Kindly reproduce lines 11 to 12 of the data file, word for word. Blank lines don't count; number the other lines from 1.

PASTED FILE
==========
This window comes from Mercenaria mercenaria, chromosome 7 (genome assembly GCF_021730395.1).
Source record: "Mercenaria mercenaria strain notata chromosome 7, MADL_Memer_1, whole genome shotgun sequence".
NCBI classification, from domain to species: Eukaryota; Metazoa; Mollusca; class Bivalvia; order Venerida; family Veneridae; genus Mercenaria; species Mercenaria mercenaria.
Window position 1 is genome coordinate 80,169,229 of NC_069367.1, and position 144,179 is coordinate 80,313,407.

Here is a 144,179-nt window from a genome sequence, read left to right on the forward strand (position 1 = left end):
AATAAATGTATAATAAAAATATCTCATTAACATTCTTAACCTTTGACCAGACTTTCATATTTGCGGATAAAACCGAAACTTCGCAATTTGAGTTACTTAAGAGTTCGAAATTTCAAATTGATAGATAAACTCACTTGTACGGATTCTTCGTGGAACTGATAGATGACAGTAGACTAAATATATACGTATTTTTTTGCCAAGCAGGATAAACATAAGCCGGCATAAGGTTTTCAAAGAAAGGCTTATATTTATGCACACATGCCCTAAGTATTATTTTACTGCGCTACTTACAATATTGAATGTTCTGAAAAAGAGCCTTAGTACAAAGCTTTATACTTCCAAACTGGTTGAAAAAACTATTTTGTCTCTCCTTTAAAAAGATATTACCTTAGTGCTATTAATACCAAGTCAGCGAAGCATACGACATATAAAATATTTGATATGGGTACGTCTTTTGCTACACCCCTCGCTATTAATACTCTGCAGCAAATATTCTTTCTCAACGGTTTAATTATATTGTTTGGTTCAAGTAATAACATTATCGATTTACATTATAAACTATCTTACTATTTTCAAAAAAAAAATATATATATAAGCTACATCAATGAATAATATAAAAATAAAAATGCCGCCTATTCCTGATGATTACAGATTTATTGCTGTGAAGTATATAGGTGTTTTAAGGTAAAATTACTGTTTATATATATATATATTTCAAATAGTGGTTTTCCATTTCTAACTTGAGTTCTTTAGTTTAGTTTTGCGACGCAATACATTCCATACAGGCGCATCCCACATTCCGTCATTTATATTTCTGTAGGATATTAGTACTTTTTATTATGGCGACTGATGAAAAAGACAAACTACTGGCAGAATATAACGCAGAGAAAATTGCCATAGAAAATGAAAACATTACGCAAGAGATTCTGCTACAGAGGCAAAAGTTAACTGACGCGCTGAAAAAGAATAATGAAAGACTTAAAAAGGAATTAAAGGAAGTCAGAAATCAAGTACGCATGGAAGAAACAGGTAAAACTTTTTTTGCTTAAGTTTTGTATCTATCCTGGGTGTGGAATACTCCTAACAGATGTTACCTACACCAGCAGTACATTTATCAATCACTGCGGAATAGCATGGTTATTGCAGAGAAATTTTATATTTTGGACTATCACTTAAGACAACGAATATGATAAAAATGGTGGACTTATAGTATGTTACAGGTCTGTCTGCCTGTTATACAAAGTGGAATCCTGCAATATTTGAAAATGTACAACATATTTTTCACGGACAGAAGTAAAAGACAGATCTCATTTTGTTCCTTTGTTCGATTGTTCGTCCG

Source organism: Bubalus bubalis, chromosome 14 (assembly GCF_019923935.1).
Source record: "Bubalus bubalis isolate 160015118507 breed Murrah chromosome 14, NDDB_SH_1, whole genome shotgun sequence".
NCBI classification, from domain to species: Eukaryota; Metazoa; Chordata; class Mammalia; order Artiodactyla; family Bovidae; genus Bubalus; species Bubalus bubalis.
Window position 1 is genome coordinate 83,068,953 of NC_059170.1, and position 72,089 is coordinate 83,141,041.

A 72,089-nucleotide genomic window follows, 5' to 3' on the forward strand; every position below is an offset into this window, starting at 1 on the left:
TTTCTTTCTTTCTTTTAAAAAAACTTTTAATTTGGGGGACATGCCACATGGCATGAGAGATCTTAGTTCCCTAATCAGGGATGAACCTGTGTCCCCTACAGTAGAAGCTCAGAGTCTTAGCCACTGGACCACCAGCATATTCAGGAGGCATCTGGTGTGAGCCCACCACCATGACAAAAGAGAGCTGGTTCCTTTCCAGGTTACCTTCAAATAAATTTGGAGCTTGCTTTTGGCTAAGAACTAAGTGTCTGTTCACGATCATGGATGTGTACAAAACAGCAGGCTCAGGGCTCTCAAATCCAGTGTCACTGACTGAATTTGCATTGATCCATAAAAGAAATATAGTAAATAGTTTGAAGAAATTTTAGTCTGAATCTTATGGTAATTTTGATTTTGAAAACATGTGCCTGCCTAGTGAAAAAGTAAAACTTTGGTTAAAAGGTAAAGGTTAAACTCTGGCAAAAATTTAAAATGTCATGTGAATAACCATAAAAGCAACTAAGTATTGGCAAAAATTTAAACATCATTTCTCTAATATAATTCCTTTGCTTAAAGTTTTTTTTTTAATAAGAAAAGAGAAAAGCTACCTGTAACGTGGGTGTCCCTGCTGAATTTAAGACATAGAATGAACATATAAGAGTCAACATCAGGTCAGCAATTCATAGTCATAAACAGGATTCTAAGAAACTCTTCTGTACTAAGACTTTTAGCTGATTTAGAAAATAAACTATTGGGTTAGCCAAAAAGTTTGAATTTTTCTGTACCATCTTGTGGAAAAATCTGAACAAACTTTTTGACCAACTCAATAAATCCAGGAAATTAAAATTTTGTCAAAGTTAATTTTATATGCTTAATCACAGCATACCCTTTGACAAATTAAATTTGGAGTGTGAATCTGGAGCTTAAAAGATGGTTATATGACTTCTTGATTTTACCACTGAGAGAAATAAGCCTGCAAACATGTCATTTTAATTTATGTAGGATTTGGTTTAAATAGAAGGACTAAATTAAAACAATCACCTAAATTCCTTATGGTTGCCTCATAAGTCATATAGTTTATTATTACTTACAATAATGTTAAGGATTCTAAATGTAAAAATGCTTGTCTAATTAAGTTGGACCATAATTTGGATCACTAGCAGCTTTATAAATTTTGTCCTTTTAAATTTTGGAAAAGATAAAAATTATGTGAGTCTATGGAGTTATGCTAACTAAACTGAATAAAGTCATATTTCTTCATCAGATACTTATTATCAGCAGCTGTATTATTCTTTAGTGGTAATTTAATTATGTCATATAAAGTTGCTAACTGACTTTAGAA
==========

A 72,089-nucleotide genomic window follows, 5' to 3' on the forward strand; every position below is an offset into this window, starting at 1 on the left:
TTTCTTTCTTTCTTTTAAAAAAACTTTTAATTTGGGGGACATGCCACATGGCATGAGAGATCTTAGTTCCCTAATCAGGGATGAACCTGTGTCCCCTACAGTAGAAGCTCAGAGTCTTAGCCACTGGACCACCAGCATATTCAGGAGGCATCTGGTGTGAGCCCACCACCATGACAAAAGAGAGCTGGTTCCTTTCCAGGTTACCTTCAAATAAATTTGGAGCTTGCTTTTGGCTAAGAACTAAGTGTCTGTTCACGATCATGGATGTGTACAAAACAGCAGGCTCAGGGCTCTCAAATCCAGTGTCACTGACTGAATTTGCATTGATCCATAAAAGAAATATAGTAAATAGTTTGAAGAAATTTTAGTCTGAATCTTATGGTAATTTTGATTTTGAAAACATGTGCCTGCCTAGTGAAAAAGTAAAACTTTGGTTAAAAGGTAAAGGTTAAACTCTGGCAAAAATTTAAAATGTCATGTGAATAACCATAAAAGCAACTAAGTATTGGCAAAAATTTAAACATCATTTCTCTAATATAATTCCTTTGCTTAAAGTTTTTTTTTTAATAAGAAAAGAGAAAAGCTACCTGTAACGTGGGTGTCCCTGCTGAATTTAAGACATAGAATGAACATATAAGAGTCAACATCAGGTCAGCAATTCATAGTCATAAACAGGATTCTAAGAAACTCTTCTGTACTAAGACTTTTAGCTGATTTAGAAAATAAACTATTGGGTTAGCCAAAAAGTTTGAATTTTTCTGTACCATCTTGTGGAAAAATCTGAACAAACTTTTTGACCAACTCAATAAATCCAGGAAATTAAAATTTTGTCAAAGTTAATTTTATATGCTTAATCACAGCATACCCTTTGACAAATTAAATTTGGAGTGTGAATCTGGAGCTTAAAAGATGGTTATATGACTTCTTGATTTTACCACTGAGAGAAATAAGCCTGCAAACATGTCATTTTAATTTATGTAGGATTTGGTTTAAATAGAAGGACTAAATTAAAACAATCACCTAAATTCCTTATGGTTGCCTCATAAGTCATATAGTTTATTATTACTTACAATAATGTTAAGGATTCTAAATGTAAAAATGCTTGTCTAATTAAGTTGGACCATAATTTGGATCACTAGCAGCTTTATAAATTTTGTCCTTTTAAATTTTGGAAAAGATAAAAATTATGTGAGTCTATGGAGTTATGCTAACTAAACTGAATAAAGTCATATTTCTTCATCAGATACTTATTATCAGCAGCTGTATTATTCTTTAGTGGTAATTTAATTATGTCATATAAAGTTGCTAACTGACTTTAGAA